January 11, 2013

I'm Sure I Can Blame My Parents For This

When I go to my parents' house I fall asleep on the couch. Every. Single. Time. I can't help it. It's a reflex reaction, a Pavlovian response honed over years of walking in the door and handing over my children to their grandparents. I feel unencumbered and unburdened, youthful and vibrant  (or at least, the kind of youthful and vibrant that likes nothing more than a quick cup of tea and a nice lie down).

The system has worked well for me over the years. There is just one tiny flaw. On occasion, I end up at my parents' place with my children when my parents aren't there, and on these occasions, I find it almost impossible not to fall asleep. Which is a problem considering that my children are very much awake, and are quite capable of causing considerable havoc even with the briefest window of opportunity.
Cake Shown Not Blogger's Own
(it doesn't come out of the oven fully iced)

Take yesterday, for example. I had workmen at my house so went to hang out at my parents' house with two of the kids. My parents were out, so I took out some toys for the kids and sat on the living room floor to play.

But the soporific effect of my childhood home was too much for me. Within moments, my eyes got heavy and I could feel myself drifting off.

"Mum!" I woke up with my 11 year old was poking me in the ribs. "Can you turn on the oven for me? I'm baking a cake for Nana and Papa!"

"Sure," I mumbled, and stumbled half conscious to the kitchen. I turned on the oven, stumbled to the couch, and was immediately fast asleep.

About half an hour later, I woke to the sound of alarms and the smell of smoke.

"MUM!" my daughter was shouting. "THE CAKE IS ON FIRE!"

I jolted alert and ran to the kitchen. And yes, the cake was, in fact, on fire. It was fascinating. I mean, I knew cakes could burn, but I didn't realise they could actually burst into flames like a sweet,  flour-based bonfire.

I turned off the oven and tried not to panic. How, I thought, does one extinguish a cake-based fire? More importantly, I wondered, would said cake still be edible?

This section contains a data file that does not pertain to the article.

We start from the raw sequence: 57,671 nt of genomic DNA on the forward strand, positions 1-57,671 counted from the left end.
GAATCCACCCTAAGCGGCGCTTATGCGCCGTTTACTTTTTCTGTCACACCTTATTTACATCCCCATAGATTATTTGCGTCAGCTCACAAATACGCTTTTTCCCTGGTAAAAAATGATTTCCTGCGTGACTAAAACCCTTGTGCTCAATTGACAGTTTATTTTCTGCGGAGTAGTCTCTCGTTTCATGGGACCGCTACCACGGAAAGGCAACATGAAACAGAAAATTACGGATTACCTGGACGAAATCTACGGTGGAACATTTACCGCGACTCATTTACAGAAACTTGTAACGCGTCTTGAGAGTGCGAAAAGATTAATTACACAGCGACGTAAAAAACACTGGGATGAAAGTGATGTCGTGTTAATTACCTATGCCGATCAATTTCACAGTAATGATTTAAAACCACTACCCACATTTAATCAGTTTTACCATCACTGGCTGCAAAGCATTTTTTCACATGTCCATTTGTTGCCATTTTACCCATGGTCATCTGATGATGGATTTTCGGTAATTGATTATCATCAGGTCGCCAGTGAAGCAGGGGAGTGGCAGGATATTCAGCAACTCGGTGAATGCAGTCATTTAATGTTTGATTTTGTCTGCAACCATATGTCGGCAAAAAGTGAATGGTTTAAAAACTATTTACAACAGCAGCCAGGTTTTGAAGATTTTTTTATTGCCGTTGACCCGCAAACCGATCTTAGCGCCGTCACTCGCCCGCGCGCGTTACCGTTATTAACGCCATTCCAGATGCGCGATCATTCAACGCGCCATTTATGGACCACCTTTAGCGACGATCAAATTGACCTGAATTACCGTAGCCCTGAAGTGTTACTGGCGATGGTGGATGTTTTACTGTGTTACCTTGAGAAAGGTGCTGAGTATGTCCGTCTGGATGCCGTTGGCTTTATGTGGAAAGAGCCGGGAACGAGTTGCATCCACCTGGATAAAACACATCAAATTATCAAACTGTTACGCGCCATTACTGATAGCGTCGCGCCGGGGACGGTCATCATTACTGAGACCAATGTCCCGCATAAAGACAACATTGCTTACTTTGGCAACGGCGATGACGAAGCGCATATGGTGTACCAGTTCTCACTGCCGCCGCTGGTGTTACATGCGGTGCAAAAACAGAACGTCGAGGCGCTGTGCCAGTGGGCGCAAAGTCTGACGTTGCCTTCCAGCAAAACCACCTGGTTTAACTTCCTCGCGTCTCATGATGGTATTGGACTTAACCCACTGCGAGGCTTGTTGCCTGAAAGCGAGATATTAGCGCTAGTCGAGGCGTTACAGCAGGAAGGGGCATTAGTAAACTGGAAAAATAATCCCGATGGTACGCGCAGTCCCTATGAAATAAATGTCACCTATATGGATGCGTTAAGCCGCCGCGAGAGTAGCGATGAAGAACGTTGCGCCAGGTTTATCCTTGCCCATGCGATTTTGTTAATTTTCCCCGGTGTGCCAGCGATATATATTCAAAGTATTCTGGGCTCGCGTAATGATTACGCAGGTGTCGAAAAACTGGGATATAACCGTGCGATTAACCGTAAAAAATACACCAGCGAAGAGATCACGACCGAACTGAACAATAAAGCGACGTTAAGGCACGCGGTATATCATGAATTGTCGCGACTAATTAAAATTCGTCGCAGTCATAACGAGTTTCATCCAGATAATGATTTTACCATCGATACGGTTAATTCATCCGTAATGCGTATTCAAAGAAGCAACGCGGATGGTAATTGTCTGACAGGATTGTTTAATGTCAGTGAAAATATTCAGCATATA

"THROW WATER ON IT MUM!" my daughter screamed. But the cake smelled delicious so I decided just to blow the flames out, much as you would with candles. And it proved effective, though did take considerably more energy than blowing out candles on an actual birthday cake. And about fifteen minutes longer.

So then we sliced the top off the cake and sampled it, and it was, in fact, delicious. My parents came home and didn't notice anything at all, apart from the acrid smell of smoke throughout the whole house, and little piles of charcoal all over the kitchen floor.

And later when we returned home, my daughter offered slices of her cake to the workmen.

"It caught on fire," she told them, "but it still tastes good."

I do love my parents' couch.

13 comments:

  1. As long as it tasted good, that's the main thing :-)

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  2. Lol! I love that your first reaction is we must save the cake so we can eat it! The wisest thing to do as it turned out.

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  3. I love that they actually managed to set fire to a cake!

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  4. Lisa @ Blithe MomentsJanuary 11, 2013 at 2:05 PM

    I once wrote a recipe down wrong and added 3 1/4 cups of sugar rather than 3/4 cup of sugar - god knows why I didn't question it. Anyway it exploded all over the inside of the oven. And it didn't even taste good. Plus it was full of bloody expensive macadamia nuts. So all in all I can totally top your story.

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  5. Hey, Kerri. Aren't you in a no burn zone ?......

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  6. Sounds like you guys invented Cake Snoozette.

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  7. I have never heard of a cake catching on fire. Yes blame your parents. They bought that couch.

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  8. How can a cake actually catch fire?! Never heard of that before. Was it a gas oven? Lucky you, it was still edible. Blame your parents; they bought the oven. :)

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  9. I think because it was, um, UNDER THE GRILLER!

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